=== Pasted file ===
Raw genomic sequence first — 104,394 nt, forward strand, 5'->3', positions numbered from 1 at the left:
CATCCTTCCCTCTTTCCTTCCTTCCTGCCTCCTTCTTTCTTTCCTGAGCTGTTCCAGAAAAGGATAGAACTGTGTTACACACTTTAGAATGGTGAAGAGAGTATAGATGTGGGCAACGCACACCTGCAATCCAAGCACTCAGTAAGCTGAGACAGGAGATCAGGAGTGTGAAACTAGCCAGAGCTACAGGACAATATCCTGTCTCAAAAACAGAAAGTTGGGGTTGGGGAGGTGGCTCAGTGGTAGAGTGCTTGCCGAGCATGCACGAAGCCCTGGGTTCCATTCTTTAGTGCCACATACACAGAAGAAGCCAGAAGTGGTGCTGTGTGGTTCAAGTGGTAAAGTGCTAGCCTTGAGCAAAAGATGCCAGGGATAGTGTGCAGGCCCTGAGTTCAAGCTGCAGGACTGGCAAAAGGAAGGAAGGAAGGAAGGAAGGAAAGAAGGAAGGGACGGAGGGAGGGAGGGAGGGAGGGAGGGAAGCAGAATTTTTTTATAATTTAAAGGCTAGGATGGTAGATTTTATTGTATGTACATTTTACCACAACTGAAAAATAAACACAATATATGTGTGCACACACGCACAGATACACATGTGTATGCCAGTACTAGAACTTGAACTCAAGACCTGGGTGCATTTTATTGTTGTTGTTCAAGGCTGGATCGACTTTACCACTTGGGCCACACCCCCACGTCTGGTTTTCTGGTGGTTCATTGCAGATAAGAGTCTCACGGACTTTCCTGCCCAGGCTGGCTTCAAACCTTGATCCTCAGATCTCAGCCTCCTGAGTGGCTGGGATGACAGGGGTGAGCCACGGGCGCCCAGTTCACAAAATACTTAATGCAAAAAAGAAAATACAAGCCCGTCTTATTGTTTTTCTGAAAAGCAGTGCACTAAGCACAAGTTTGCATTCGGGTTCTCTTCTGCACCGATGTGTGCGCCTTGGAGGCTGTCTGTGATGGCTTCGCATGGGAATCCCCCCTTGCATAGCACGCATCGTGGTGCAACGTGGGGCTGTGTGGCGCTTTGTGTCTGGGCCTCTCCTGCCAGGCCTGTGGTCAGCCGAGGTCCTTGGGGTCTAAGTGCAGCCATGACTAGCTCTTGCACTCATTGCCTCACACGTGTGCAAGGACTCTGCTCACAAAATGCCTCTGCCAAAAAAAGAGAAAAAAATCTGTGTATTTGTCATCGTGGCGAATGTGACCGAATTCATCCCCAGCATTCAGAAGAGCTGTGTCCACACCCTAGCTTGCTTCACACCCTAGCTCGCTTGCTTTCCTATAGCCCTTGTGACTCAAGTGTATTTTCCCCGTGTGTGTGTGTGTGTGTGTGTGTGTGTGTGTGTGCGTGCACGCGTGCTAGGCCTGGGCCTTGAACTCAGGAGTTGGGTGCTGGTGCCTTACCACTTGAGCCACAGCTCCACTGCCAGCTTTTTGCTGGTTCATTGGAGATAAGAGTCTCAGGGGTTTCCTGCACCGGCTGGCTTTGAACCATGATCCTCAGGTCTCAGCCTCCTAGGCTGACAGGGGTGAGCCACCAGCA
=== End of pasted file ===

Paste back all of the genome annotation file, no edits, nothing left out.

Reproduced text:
Raw genomic sequence first — 104,394 nt, forward strand, 5'->3', positions numbered from 1 at the left:
CATCCTTCCCTCTTTCCTTCCTTCCTGCCTCCTTCTTTCTTTCCTGAGCTGTTCCAGAAAAGGATAGAACTGTGTTACACACTTTAGAATGGTGAAGAGAGTATAGATGTGGGCAACGCACACCTGCAATCCAAGCACTCAGTAAGCTGAGACAGGAGATCAGGAGTGTGAAACTAGCCAGAGCTACAGGACAATATCCTGTCTCAAAAACAGAAAGTTGGGGTTGGGGAGGTGGCTCAGTGGTAGAGTGCTTGCCGAGCATGCACGAAGCCCTGGGTTCCATTCTTTAGTGCCACATACACAGAAGAAGCCAGAAGTGGTGCTGTGTGGTTCAAGTGGTAAAGTGCTAGCCTTGAGCAAAAGATGCCAGGGATAGTGTGCAGGCCCTGAGTTCAAGCTGCAGGACTGGCAAAAGGAAGGAAGGAAGGAAGGAAGGAAAGAAGGAAGGGACGGAGGGAGGGAGGGAGGGAGGGAGGGAAGCAGAATTTTTTTATAATTTAAAGGCTAGGATGGTAGATTTTATTGTATGTACATTTTACCACAACTGAAAAATAAACACAATATATGTGTGCACACACGCACAGATACACATGTGTATGCCAGTACTAGAACTTGAACTCAAGACCTGGGTGCATTTTATTGTTGTTGTTCAAGGCTGGATCGACTTTACCACTTGGGCCACACCCCCACGTCTGGTTTTCTGGTGGTTCATTGCAGATAAGAGTCTCACGGACTTTCCTGCCCAGGCTGGCTTCAAACCTTGATCCTCAGATCTCAGCCTCCTGAGTGGCTGGGATGACAGGGGTGAGCCACGGGCGCCCAGTTCACAAAATACTTAATGCAAAAAAGAAAATACAAGCCCGTCTTATTGTTTTTCTGAAAAGCAGTGCACTAAGCACAAGTTTGCATTCGGGTTCTCTTCTGCACCGATGTGTGCGCCTTGGAGGCTGTCTGTGATGGCTTCGCATGGGAATCCCCCCTTGCATAGCACGCATCGTGGTGCAACGTGGGGCTGTGTGGCGCTTTGTGTCTGGGCCTCTCCTGCCAGGCCTGTGGTCAGCCGAGGTCCTTGGGGTCTAAGTGCAGCCATGACTAGCTCTTGCACTCATTGCCTCACACGTGTGCAAGGACTCTGCTCACAAAATGCCTCTGCCAAAAAAAGAGAAAAAAATCTGTGTATTTGTCATCGTGGCGAATGTGACCGAATTCATCCCCAGCATTCAGAAGAGCTGTGTCCACACCCTAGCTTGCTTCACACCCTAGCTCGCTTGCTTTCCTATAGCCCTTGTGACTCAAGTGTATTTTCCCCGTGTGTGTGTGTGTGTGTGTGTGTGTGTGTGTGTGCGTGCACGCGTGCTAGGCCTGGGCCTTGAACTCAGGAGTTGGGTGCTGGTGCCTTACCACTTGAGCCACAGCTCCACTGCCAGCTTTTTGCTGGTTCATTGGAGATAAGAGTCTCAGGGGTTTCCTGCACCGGCTGGCTTTGAACCATGATCCTCAGGTCTCAGCCTCCTAGGCTGACAGGGGTGAGCCACCAGCA